A poll of acquaintances who have visited both Zion and Bryce has been inconclusive on which is better. While Bryce cannot match the sheer scale of Zion, it has an intimacy to it, and its famed hoodoos never cease to amaze with their wild shapes. Trails chart labyrinthine courses around the pinnacles of rock, never flat as they wind down to the floor of the canyon and then back up and around to get over to the next feature. South of the bustling amphitheater, a 17-mile road snakes its way up past 9,000 feet in elevation, with repeated overlooks up and down the Grand Staircase and across the Paria River valley. It’s snowing when I arrive, and while it is a bit too warm for anything to accumulate, three more squalls break out over the course of the day. The most eventful one comes as I traverse the Bristlecone Trail at the far end of the scenic drive; the woman I am following loses the trail entirely for a spell. She is one of five lost people I help over the course of the day, and I can’t pass up the opportunity to lament the decline of navigational skills. “Trust me, I don’t get lost!” I want to yell at the dude making his second circuit of the Peek-a-Boo Trail even though he is sure he isn’t; later in the day, we meet at an overlook and he concedes defeat. Don’t mess with my geography skills.
The burst of wind and snow that nearly stole my hat away atop Bryce Point tells me it’s time to wrap things up here. I wrap up my Bryce hiking with a quick trot to an ice-filled cave off Highway 12, where dripping water produces a trickling symphony that silences the cluster of viewers. I am glad I saw Bryce, but in a day, I feel like I have seen what it has to offer, while after nearly a week in Zion across two trips, I still haven’t touched its northern unit or The Narrows or Observation Point or its little-known southern desert. I conclude my tour of Bryce with a geology lesson in the visitor center, content with a rock-filled day sandwiched between two experiences of wilderness sublime.
This entire trip is, in effect, a traverse of the Grand Staircase, a series of rock layers that rise up from the Grand Canyon and the Colorado River into central Utah. These different bands of geological time give the rocks different hues, often ending in dramatic dropping shelves. Closest to the Colorado are the Chocolate Cliffs, while the Vermilion Cliffs rise near Kanab, just south of the Utah-Arizona state line, and include the Coral Pink Sand Dunes, the areas around Colorado City, and the lower layers of Zion. Next come the White Cliffs, which look like a jagged scrape on an aerial image; they form Zion’s upper reaches. The drive from Zion to Bryce follows the cut of the Sevier River up through the Grey Cliffs, and finally, at the top, are the Pink Cliffs that reach the heights of Bryce at 9,000 feet. Above these sit the great upland plateaus of south-central Utah, themselves rising in steps: the Markagunt, the Paunsaugunt, and the Aquarius. The Staircase’s eastern railing is the Kaiparowits Plateau, which stretches down from the Aquarius to the Colorado and falls off on its own eastern side from the Straight Cliffs into the canyonlands of the Escalante River. It is in this remote land, the last portion of the lower 48 states to be mapped by the US government, that I will spend the bulk of the next two days.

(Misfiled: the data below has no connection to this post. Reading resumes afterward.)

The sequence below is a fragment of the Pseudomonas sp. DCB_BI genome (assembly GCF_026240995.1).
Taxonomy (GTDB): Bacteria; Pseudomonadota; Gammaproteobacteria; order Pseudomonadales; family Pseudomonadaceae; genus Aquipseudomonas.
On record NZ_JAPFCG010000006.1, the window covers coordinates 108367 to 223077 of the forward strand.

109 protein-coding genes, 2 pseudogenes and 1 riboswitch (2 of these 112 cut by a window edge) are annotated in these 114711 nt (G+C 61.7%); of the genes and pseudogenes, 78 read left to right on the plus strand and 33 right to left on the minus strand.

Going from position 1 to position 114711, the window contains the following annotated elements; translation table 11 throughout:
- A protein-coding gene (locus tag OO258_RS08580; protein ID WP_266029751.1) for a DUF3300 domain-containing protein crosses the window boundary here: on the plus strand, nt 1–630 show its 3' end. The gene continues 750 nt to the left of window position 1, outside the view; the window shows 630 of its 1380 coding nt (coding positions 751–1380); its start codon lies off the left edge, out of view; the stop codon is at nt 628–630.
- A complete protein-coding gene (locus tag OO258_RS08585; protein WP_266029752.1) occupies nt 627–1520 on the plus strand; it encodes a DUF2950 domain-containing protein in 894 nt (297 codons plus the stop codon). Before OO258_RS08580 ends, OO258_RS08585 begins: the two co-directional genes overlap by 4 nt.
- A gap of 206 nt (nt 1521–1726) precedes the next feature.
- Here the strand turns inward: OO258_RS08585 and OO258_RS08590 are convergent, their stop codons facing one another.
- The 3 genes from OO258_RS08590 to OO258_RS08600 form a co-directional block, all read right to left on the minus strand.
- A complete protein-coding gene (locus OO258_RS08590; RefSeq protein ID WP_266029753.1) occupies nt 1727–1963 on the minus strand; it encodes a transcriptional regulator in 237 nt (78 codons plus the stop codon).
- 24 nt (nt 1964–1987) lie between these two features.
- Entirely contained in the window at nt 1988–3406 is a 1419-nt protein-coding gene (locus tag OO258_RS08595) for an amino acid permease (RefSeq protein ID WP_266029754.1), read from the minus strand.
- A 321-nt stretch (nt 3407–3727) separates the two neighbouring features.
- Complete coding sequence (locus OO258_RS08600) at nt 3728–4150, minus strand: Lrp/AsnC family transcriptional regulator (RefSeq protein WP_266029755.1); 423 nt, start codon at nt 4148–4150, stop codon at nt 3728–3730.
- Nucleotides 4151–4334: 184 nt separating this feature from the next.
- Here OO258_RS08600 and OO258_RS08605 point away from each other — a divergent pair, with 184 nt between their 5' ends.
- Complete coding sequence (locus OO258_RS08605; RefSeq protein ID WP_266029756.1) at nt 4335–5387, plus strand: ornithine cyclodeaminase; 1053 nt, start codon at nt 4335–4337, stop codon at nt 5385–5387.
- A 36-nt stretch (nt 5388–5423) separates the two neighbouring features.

The drive east from Bryce has the distinct feeling of heading deeper into the wilderness. I tumble down from the Paunsaugunt through a series of Mormon frontier towns in the Paria River valley, oasis outposts with verdant fruit trees clustering around dust-choked homes. The road winds up into the Kaipirowits and down through funky Escalante, traffic thinned to a trickle. My eagerness at this fresh landscape grows, but nothing quite prepares for the Head of the Rocks Overlook, where the scrubby plateau disappears and the rocky canyonlands of the Escalante River undulate out in all directions below, the ribbon of the CCC-built Highway 12 the only thing interrupting the march of these rocky waves out to a few snow-capped ranges on the fringes of the wilderness.
At the direction of a ranger, I head straight for the Calf Creek Campground and claim one of the 13 sites nestled just above that small stream’s confluence with the Escalante. I wish I could have arrived just two weeks later to see this small Eden at its best, but as it is, these oases in the desert are budding and coming to life. I plug up the creek some three miles to Lower Calf Creek Falls, a 120-foot plunge of water into a deep, cold pool. The route is gradual, with views to ancient pictographs and granaries up on cliffs, and while a healthy crowd hikes this trail, it has nothing on Zion or Bryce. I dip my feet in the icy waters and take my time to soak in the warmth on the stroll back.
After a recovery spell in a hammock, I drive north into Boulder. On the way, Highway 12 skirts high above Calf Creek and the canyonlands to the east, an Angels Landing for cars atop the ridge, and then plunges into Boulder, the last town in the US to have mule-delivered mail, accessible only by unpaved road until the 1980s. The Burr Trail, an old cattle route, swings east from here, and a cheery sign announces a mere 72-mile trip to the Lake Powell Ferry. The trek would take hours; I settle for a trip in to the aptly named Long Canyon, a deep red gash in the stone, and home to a lonely slot canyon worthy of a quick exploration. That night, back at Calf Creek, I hop up on a natural red rock seat, sip away at some wine, and drift into a reverie as the stars emerge, deep in this lonely desert, the crackling fires and stray laughs across the campground filling me with a warmth independent of the cool evening air.
Some ice forms in the water bottle I leave out on the picnic table, but I have my soundest night of sleep in a tent on this trip. After packing up, I do a 6-mile stroll up and down the Escalante, wading its frigid waters 14 times as I process up the canyon to a natural bridge and an arch. The trail snakes along those pure flowing waters, up and down ledges and across dry washes, nestling beneath cliffs and cottonwoods and through fields of sage. All is at peace.
I take my time in making my exit from Grand Staircase-Escalante. First, another hiker mentions some unadvertised petroglyphs just above the parking lot by the river where I’ve been hiking, so I head up the trail opposite the river and, after a few false turns, arrive at these signs from the past. On the other side of the river, I pause for a scrumptious lunch at the Kiva Koffeeshop, a new agey wonder built right into the hill, with views up and down the canyon. Grand Staircase-Escalante is a beauty, Zion’s essence distilled to its basics and stripped of its crowds. I shall return.